The next part of the experiment was to drop various items into the glass and see where they settled. I explained that this would tell us how dense the objects were, since like the liquids the solids would float on top of anything that they were less dense than. The objects I gathered included a penny, a piece of carrot, a plastic bead, a rock, a marshmallow, a piece of potato, a Lego block, a piece of rubber, and a piece of macaroni. For the first few, I had Sam make predictions about how far down they’d sink, then I had her record her observations.

She absolutely loved doing this, and since this was an activity that basically involved dunking things in other things, Mandy was both able and willing to participate. I think part of the appeal here is that kids love making predictions and repeating trials with slightly different conditions. In this way, they’re natural scientists, and it’s not far removed from how babies learn to do, well, everything. When you’re a kid, most of what you encounter is new, and the only way to figure it out is to do trial after trial and make observation after observation.

Once they had exhausted my supply of small objects, they asked if they could find other stuff to drop in. When I said they could, the first thing Sam nominated was my iPod, which was one sacrifice I was not prepared to make for science. At any rate, not only did Sam love this, she proclaimed that it was the most fun experiment we had done to date. Here’s her journal entry in full:

Experiment 7: Density.
Things that are less density float on things that are more dense. I prdect the marshmallow will float on the oil. I prbekt that the rock will go to the dotem. The peanut floated in the water. The butt rock fell to the botem.

And, as a footnote, Sam did indeed write “The butt rock fell to the botem (sic).” She and Mandy have named the rock in question thus because a streak of quartz in the lower half of the rock does indeed look like a generous backside. Since it was for science, I allowed it.

Sam the Science Kid Experiment 6: Making Gas

Continuing my blogging project for 2011 where I do a science experiment per week with my seven year old daughter.

Since we consumed a gas in last week’s experiment, I thought this week we could do the opposite and create a gas using those old standbys: vinegar and baking soda. Since we were at Grandpa’s house this week, it made for a nice easy experiment and I got to raid his kitchen cabinets for supplies:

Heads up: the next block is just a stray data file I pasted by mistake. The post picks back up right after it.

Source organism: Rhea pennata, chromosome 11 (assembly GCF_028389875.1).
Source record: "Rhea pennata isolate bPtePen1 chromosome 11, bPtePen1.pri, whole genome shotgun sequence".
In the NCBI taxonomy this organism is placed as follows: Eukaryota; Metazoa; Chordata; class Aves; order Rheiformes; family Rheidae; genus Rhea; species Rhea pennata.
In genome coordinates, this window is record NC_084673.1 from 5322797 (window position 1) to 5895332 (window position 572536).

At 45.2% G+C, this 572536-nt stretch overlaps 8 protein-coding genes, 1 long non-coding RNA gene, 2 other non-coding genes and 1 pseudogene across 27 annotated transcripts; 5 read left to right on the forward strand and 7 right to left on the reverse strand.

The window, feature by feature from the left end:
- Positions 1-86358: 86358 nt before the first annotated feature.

• Vinegar
  • Baking Soda (sodium bicorbonate)
  • A balloon
  • A bottle or vase with a narrow mouth

(Sorry for the quality of the photos. I forgot to bring a CF card for my camera, so I had to use Ger’s point-and-shoot and backlit lighting to boot.)

I explained to Sam the concept of a reaction –that some things change when they mix with or even just touch other things. That change create a lot of interesting things, including creating a gas. I told her that baking soda and vinegar would make a gas when they mix, and asked her what she thought would happen if I mixed them together and put a balloon over the mouth of the bottle. Sam wrote in her journal:

Experument 6: Makeing gas. I prdikt that the dlon will explode.

Yes! Explosions! With that in mind, I poured a few cups of vinegar into the bottle, filled the balloon with baking soda, and stretched the tip of the balloon over the mouth of the bottle without letting any spill in. I then told Sam to upend the balloon and dump the powder in:

The reaction –in all sense of the word– was pretty great. The mixture fizzed violently and the balloon started to expand like a big fat exclamation mark, which actually caused Sam to shriek and dive under the table, fearing that her prediction was seconds from coming woefully true:

Honestly, I got kind of alarmed myself for a second; the book hadn’t provided any guidance on the amount of mixture to create, and I had just begun worrying about the best way to get globs of baking soda and vinegar off of a ceiling when it finally eased off. Instead, I ribbed Sam about her squeamish reaction and made her practice her maniacal mad scientist laugh and give me ten good shouts of “I’LL SHOW THEM! I’LL SHOW THEM ALL!” to make up for it.

Then she finished writing in her journal:

The ballon bloow up. The vineger and the baking soda made a gas.

Next week: we waste more foodstuffs while learning about density.

Sam the Science Kid Experiment #5: Fire!

Continuing my blogging project for 2011 where I do a science experiment per week with my seven year old daughter.

Following last week’s failed attempt to create a stalactite, Sam and I decided to go for something that looked a little more reliable. As a bonus, it involved FIRE. Here’s the equipment:

  1. A shallow baking dish
  2. A candle
  3. Some colored water
  4. Something small to set the candle in or on (I used a baby food jar)
  5. A drinking glass or glass jar big enough to cover the above

I also had a fire extinguisher handy, just in case. Sam seemed hopeful that it would be needed.

Before we set fire to anything, though, I explained to Sam that fire needed two things to burn: fuel (like wood, gas, or a candle wick) and oxygen. The latter, I explained, was a gas comprising a good chunk of the air we breathe, along with nitrogen and a few other things. Nitrogen doesn’t do much in a fire, but oxygen, on the other hand, makes stuff burn REALLY good.